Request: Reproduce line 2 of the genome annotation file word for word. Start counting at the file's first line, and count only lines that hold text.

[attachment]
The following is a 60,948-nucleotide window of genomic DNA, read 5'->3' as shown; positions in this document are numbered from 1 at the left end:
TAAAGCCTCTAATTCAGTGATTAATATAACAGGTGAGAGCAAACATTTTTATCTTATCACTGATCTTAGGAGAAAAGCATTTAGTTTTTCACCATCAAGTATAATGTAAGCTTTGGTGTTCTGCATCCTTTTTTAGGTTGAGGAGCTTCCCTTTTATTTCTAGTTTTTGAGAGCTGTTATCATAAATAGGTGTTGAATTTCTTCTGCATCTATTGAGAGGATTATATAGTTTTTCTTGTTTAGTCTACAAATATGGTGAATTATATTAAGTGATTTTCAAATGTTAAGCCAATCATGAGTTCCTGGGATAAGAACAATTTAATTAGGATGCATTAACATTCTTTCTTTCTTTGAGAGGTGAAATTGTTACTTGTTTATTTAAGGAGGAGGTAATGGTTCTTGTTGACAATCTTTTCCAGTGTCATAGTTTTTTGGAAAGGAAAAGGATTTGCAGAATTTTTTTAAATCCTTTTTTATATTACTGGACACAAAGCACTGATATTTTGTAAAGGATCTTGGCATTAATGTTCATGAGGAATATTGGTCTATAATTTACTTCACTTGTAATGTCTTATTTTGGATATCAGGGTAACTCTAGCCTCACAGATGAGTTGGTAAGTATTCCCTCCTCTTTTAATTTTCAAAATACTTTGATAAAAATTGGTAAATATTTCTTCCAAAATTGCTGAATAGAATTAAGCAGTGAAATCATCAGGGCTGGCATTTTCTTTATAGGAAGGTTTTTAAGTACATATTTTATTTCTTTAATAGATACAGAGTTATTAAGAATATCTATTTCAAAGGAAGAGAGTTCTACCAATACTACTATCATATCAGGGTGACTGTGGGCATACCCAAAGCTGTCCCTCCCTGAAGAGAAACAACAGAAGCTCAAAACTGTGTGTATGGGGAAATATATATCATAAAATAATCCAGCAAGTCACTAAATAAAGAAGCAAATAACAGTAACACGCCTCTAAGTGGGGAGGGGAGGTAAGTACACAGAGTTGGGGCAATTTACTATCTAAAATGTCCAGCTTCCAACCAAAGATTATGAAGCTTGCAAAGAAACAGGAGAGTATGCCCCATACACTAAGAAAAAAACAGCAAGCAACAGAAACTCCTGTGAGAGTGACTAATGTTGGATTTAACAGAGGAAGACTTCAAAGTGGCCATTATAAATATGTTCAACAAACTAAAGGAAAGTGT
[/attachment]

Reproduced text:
TAAAGCCTCTAATTCAGTGATTAATATAACAGGTGAGAGCAAACATTTTTATCTTATCACTGATCTTAGGAGAAAAGCATTTAGTTTTTCACCATCAAGTATAATGTAAGCTTTGGTGTTCTGCATCCTTTTTTAGGTTGAGGAGCTTCCCTTTTATTTCTAGTTTTTGAGAGCTGTTATCATAAATAGGTGTTGAATTTCTTCTGCATCTATTGAGAGGATTATATAGTTTTTCTTGTTTAGTCTACAAATATGGTGAATTATATTAAGTGATTTTCAAATGTTAAGCCAATCATGAGTTCCTGGGATAAGAACAATTTAATTAGGATGCATTAACATTCTTTCTTTCTTTGAGAGGTGAAATTGTTACTTGTTTATTTAAGGAGGAGGTAATGGTTCTTGTTGACAATCTTTTCCAGTGTCATAGTTTTTTGGAAAGGAAAAGGATTTGCAGAATTTTTTTAAATCCTTTTTTATATTACTGGACACAAAGCACTGATATTTTGTAAAGGATCTTGGCATTAATGTTCATGAGGAATATTGGTCTATAATTTACTTCACTTGTAATGTCTTATTTTGGATATCAGGGTAACTCTAGCCTCACAGATGAGTTGGTAAGTATTCCCTCCTCTTTTAATTTTCAAAATACTTTGATAAAAATTGGTAAATATTTCTTCCAAAATTGCTGAATAGAATTAAGCAGTGAAATCATCAGGGCTGGCATTTTCTTTATAGGAAGGTTTTTAAGTACATATTTTATTTCTTTAATAGATACAGAGTTATTAAGAATATCTATTTCAAAGGAAGAGAGTTCTACCAATACTACTATCATATCAGGGTGACTGTGGGCATACCCAAAGCTGTCCCTCCCTGAAGAGAAACAACAGAAGCTCAAAACTGTGTGTATGGGGAAATATATATCATAAAATAATCCAGCAAGTCACTAAATAAAGAAGCAAATAACAGTAACACGCCTCTAAGTGGGGAGGGGAGGTAAGTACACAGAGTTGGGGCAATTTACTATCTAAAATGTCCAGCTTCCAACCAAAGATTATGAAGCTTGCAAAGAAACAGGAGAGTATGCCCCATACACTAAGAAAAAAACAGCAAGCAACAGAAACTCCTGTGAGAGTGACTAATGTTGGATTTAACAGAGGAAGACTTCAAAGTGGCCATTATAAATATGTTCAACAAACTAAAGGAAAGTGT